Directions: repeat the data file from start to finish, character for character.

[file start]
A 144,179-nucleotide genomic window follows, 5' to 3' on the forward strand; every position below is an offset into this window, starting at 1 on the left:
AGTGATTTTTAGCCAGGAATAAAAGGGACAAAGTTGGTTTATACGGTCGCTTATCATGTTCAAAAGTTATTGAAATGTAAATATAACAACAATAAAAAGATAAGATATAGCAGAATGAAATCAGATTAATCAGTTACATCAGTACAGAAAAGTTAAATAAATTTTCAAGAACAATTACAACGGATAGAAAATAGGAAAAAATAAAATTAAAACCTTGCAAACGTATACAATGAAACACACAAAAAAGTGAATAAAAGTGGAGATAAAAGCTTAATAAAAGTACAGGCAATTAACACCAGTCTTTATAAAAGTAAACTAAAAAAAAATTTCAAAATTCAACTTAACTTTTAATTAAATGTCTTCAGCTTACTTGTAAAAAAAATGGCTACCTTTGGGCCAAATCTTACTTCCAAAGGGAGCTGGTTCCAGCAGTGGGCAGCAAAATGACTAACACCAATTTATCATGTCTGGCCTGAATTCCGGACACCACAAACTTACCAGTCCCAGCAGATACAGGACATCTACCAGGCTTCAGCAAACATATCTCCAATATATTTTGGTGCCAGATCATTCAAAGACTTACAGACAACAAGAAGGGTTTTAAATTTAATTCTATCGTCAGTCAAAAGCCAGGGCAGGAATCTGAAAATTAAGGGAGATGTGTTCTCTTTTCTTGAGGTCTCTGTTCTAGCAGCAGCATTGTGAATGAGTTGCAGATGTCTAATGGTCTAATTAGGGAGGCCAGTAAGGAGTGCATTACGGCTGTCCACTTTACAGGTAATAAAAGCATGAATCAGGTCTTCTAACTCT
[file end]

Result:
A 144,179-nucleotide genomic window follows, 5' to 3' on the forward strand; every position below is an offset into this window, starting at 1 on the left:
AGTGATTTTTAGCCAGGAATAAAAGGGACAAAGTTGGTTTATACGGTCGCTTATCATGTTCAAAAGTTATTGAAATGTAAATATAACAACAATAAAAAGATAAGATATAGCAGAATGAAATCAGATTAATCAGTTACATCAGTACAGAAAAGTTAAATAAATTTTCAAGAACAATTACAACGGATAGAAAATAGGAAAAAATAAAATTAAAACCTTGCAAACGTATACAATGAAACACACAAAAAAGTGAATAAAAGTGGAGATAAAAGCTTAATAAAAGTACAGGCAATTAACACCAGTCTTTATAAAAGTAAACTAAAAAAAAATTTCAAAATTCAACTTAACTTTTAATTAAATGTCTTCAGCTTACTTGTAAAAAAAATGGCTACCTTTGGGCCAAATCTTACTTCCAAAGGGAGCTGGTTCCAGCAGTGGGCAGCAAAATGACTAACACCAATTTATCATGTCTGGCCTGAATTCCGGACACCACAAACTTACCAGTCCCAGCAGATACAGGACATCTACCAGGCTTCAGCAAACATATCTCCAATATATTTTGGTGCCAGATCATTCAAAGACTTACAGACAACAAGAAGGGTTTTAAATTTAATTCTATCGTCAGTCAAAAGCCAGGGCAGGAATCTGAAAATTAAGGGAGATGTGTTCTCTTTTCTTGAGGTCTCTGTTCTAGCAGCAGCATTGTGAATGAGTTGCAGATGTCTAATGGTCTAATTAGGGAGGCCAGTAAGGAGTGCATTACGGCTGTCCACTTTACAGGTAATAAAAGCATGAATCAGGTCTTCTAACTCT